A few years ago, I came across the work of Amy Ringholz at The Rockwell Museum in Corning and I was captivated by the animals, the colors, the stories she shared.
Ringholz, who lives in Jackson Hole, Wyoming, is a painter on a mission to “save the world through art” which is a mission I echo as a writer (as my mission is to have a positive impact on the lives of others through my writing).
It’s been a few years since I encountered the exhibit in the museum, but I find myself going back to Ringholz’s website every now and then for another look at her work.
I’m especially drawn to, and intrigued by, the way she uses dabs of vivid colors juxtaposed against each other to resonate emotionally and visually, to create not just an animal, but a story.
I lack the proper background and vocabulary to talk about art from an artist’s perspective. Simply put, I think her work is remarkable.
Visit her website and explore the wildlife found there. The swirls of black that outline the wolf in “The Hurdler,” for example, the specific shades of blue used as background, the movement on the wolf, all of these elements tell a story that is both visually and emotional pleasing.
I love the way orange and earth tones contrast vividly with the green background on the painting titled “Keefe” and the colors, shapes and images of “Blindsided With Hope.” I love the colors and the attitude of the owl in “Don’t Look Down.”
Paintings like “Jimson” convey beauty and strength, but the painting is also an homage to Georgia O’Keefe. You can see Ms. Ringholz’s interpretation of O’Keefe’s flowers (Jimson Weed/White Flower) in the painting.
I only recently came across “Heart” which according to Ms. Ringholz, was inspired “by the Queen of Hearts from the wonderland story line.” The cardinal,” she adds, “is loud and handsome caught in a little snowstorm of his own.” The cardinal happens to be my mom’s favorite bird, as it was of her mom, so “Heart” resonates with me for other reasons as well as it’s beauty.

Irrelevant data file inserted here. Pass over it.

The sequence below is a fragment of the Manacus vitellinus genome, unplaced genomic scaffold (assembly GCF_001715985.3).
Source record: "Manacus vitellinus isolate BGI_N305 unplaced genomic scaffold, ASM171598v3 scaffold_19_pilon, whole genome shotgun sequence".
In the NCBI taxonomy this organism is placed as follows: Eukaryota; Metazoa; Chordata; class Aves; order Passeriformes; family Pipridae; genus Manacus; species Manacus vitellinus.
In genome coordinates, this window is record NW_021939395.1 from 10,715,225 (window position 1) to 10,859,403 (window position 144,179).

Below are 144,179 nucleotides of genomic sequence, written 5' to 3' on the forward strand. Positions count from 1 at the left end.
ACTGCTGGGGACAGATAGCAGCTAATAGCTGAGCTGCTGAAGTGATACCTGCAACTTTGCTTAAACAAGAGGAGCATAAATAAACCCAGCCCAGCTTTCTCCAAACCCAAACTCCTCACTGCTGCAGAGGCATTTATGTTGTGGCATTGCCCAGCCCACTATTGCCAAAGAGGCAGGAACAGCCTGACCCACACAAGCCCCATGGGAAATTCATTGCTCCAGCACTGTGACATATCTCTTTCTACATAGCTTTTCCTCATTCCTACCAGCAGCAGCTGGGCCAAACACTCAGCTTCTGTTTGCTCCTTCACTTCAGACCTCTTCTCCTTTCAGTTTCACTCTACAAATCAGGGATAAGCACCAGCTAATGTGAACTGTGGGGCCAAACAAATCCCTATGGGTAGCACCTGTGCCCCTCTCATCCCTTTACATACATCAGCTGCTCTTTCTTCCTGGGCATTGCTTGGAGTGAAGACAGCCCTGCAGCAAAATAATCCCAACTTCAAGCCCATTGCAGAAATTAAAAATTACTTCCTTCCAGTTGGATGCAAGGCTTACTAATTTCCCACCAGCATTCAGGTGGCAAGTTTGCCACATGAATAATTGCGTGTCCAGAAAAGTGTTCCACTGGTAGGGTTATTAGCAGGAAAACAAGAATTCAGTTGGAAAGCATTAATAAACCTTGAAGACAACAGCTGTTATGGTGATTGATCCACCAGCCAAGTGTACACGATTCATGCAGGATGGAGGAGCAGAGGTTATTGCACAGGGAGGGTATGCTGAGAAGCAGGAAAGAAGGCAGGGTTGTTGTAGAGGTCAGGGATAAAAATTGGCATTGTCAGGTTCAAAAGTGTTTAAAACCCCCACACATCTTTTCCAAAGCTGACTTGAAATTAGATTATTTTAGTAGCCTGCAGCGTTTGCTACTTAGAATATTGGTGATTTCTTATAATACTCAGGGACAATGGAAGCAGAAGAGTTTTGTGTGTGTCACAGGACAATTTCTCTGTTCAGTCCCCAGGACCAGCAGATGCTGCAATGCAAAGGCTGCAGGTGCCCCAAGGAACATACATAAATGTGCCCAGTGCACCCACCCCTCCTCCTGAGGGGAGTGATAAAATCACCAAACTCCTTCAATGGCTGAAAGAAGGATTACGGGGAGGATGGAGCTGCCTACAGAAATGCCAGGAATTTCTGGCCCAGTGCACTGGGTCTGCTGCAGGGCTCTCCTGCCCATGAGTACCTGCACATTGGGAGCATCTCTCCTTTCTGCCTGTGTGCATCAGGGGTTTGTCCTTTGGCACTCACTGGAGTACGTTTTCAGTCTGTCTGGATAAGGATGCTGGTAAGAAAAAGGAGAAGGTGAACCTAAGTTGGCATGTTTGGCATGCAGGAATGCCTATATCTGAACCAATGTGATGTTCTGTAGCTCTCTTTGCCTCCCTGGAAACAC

The three animals I encountered in that exhibit at The Rockwell Museum a few years back were a wolf, a bear, and an owl. I happened to have my camera with me that day and took a few photos which I have included at the bottom of this post. The rest of the images were taken from Ms. Ringholz’s website with her approval.
The painting, “Scout,” shows a small owl “caught in a rainstorm of clouds.” Although the owl may be traversing the night sky during a storm which implies determination, I suppose, I sense a gentleness and grace there and I’m not sure if that’s the result of the colors, or the shape of the owl, or if there’s something else entirely influencing my perception. But Ms. Ringholz, herself, states, “He almost has an inner beauty to him.”
Paintings like “Ash” have an intensity to them (between the darker colors she’s used and the eyes, the body language of the wolf), while “On My Own” has a softness and a sweetness. For many of Ms. Ringholz’s animals, the eyes convey emotion and personality, and the colors she uses seem to accentuate these attributes.